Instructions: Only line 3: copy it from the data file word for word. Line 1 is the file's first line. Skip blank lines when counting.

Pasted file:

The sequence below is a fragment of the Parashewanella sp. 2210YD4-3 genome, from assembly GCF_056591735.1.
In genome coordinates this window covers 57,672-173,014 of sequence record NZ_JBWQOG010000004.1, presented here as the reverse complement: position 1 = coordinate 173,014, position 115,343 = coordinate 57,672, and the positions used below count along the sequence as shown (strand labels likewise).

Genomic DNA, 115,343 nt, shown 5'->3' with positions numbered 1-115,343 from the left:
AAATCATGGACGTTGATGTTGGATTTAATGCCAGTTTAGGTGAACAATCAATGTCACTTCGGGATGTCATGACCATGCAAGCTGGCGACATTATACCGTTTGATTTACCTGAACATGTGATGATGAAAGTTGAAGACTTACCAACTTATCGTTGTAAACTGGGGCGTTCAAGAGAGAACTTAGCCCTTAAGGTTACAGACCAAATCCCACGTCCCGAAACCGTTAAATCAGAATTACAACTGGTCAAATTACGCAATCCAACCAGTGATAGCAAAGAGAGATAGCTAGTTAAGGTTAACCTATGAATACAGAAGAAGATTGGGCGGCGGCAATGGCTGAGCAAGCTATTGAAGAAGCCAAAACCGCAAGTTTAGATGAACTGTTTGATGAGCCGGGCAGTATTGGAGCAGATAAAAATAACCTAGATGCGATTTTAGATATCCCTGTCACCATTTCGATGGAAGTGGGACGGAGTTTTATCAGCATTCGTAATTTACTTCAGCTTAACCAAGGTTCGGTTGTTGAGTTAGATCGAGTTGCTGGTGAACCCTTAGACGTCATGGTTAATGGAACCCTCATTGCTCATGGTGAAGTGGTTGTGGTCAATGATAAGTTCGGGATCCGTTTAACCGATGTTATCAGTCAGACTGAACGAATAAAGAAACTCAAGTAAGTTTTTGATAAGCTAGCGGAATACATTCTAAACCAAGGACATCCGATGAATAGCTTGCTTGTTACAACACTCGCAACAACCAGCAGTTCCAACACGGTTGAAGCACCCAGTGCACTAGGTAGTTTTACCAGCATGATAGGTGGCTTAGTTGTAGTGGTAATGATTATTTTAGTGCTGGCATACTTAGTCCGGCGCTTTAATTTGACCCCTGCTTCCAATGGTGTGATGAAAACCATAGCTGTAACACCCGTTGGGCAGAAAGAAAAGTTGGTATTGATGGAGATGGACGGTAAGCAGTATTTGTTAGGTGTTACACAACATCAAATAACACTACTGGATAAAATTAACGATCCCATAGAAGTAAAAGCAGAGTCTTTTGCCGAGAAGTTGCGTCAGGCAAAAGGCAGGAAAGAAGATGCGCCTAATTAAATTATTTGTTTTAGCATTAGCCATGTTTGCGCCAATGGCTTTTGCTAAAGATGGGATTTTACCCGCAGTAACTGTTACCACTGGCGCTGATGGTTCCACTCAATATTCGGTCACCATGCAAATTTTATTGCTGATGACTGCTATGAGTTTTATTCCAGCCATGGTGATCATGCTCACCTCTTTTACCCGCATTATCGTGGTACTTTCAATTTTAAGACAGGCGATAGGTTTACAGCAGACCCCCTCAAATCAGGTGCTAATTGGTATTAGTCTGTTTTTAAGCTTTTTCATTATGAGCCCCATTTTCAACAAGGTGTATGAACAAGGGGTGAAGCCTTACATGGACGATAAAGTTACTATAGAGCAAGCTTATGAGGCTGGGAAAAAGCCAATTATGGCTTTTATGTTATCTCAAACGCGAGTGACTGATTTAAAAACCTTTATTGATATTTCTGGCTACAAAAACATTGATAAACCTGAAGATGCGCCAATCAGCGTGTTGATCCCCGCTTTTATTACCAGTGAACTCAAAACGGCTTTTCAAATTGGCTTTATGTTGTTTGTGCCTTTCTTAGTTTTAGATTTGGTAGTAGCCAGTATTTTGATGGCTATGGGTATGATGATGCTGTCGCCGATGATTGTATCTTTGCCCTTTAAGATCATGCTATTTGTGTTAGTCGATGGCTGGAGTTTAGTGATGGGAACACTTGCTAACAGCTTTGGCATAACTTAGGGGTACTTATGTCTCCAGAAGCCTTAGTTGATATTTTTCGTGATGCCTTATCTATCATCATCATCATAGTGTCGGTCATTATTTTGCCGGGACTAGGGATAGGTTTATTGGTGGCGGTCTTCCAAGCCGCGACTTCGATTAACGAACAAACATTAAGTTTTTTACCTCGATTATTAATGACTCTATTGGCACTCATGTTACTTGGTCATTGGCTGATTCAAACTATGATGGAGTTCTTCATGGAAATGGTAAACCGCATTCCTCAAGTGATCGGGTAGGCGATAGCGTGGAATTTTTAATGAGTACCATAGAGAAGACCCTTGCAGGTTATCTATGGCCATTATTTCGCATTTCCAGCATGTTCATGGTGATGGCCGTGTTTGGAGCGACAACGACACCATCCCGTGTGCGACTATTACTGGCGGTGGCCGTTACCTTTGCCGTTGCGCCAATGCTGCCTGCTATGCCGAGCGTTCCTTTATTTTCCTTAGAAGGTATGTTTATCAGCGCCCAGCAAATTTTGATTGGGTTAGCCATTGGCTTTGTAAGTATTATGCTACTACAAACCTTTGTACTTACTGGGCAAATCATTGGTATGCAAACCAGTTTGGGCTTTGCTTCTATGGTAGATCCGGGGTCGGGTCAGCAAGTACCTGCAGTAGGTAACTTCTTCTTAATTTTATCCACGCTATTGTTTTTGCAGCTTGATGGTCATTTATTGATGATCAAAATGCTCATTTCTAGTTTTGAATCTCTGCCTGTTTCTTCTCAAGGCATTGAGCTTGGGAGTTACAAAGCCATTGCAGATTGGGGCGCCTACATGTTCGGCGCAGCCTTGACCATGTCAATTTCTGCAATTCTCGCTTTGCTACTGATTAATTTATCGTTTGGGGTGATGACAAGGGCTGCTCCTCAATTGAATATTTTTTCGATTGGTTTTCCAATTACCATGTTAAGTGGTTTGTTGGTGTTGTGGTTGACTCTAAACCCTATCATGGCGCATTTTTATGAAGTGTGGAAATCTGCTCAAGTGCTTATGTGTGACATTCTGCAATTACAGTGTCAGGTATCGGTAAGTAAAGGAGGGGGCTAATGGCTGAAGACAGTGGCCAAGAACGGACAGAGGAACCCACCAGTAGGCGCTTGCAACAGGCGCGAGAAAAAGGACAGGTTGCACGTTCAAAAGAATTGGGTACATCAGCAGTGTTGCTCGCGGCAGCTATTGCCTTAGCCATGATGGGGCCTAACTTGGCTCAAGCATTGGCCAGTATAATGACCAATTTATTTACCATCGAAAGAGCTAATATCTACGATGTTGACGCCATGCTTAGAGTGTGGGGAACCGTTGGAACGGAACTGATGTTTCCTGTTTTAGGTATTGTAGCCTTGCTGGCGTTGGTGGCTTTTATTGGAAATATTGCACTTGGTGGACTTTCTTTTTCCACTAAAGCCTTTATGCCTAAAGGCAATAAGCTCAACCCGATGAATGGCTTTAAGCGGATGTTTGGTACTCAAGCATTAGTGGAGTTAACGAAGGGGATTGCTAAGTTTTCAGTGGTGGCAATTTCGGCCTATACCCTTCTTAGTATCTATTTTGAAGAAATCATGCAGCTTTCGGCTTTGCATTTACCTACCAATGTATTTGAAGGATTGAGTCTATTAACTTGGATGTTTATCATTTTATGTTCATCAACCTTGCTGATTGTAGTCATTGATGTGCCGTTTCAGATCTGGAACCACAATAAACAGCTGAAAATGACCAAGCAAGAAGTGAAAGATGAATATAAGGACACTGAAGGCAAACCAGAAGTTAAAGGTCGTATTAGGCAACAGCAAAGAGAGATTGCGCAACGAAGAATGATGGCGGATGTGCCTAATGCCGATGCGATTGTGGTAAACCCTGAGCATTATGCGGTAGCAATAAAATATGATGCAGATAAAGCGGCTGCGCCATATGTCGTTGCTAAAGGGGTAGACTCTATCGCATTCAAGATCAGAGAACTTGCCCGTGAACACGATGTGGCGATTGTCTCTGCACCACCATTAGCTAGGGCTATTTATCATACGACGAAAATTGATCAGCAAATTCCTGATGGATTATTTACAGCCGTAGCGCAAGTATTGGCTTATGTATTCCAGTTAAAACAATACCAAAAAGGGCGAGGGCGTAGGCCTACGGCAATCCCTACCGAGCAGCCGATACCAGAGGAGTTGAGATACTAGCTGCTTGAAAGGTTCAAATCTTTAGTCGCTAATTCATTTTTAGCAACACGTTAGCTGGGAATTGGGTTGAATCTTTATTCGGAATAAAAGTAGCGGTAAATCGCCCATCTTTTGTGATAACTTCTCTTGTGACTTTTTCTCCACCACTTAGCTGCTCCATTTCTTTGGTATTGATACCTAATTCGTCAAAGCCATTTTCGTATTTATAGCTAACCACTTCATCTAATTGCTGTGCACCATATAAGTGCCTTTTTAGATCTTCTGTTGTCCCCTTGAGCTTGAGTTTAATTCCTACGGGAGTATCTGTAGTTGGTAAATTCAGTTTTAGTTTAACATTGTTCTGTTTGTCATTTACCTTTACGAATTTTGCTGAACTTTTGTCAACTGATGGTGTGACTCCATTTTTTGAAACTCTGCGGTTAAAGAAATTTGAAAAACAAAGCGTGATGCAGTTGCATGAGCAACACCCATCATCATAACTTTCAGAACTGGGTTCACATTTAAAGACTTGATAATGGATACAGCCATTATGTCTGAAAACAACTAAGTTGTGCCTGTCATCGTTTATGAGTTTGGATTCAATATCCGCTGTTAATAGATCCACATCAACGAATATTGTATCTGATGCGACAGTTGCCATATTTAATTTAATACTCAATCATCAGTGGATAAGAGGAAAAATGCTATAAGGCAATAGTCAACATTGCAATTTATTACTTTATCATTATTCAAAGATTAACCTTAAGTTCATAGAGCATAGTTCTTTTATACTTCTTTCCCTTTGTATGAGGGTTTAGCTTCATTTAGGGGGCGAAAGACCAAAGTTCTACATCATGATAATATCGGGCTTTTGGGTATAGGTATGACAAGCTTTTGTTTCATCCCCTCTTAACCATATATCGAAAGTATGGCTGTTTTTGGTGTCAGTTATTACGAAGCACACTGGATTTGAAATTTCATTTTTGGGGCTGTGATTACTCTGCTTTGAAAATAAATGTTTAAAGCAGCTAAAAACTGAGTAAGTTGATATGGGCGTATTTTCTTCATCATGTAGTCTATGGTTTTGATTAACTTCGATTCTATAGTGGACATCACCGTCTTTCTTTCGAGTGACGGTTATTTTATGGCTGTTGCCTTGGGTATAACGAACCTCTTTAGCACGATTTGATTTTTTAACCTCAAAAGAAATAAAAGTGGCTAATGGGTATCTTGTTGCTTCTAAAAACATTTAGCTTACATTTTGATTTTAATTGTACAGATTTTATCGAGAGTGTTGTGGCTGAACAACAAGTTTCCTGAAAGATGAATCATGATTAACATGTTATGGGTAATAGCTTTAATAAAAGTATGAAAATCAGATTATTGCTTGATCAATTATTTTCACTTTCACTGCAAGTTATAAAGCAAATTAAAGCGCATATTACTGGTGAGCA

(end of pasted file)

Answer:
Genomic DNA, 115,343 nt, shown 5'->3' with positions numbered 1-115,343 from the left: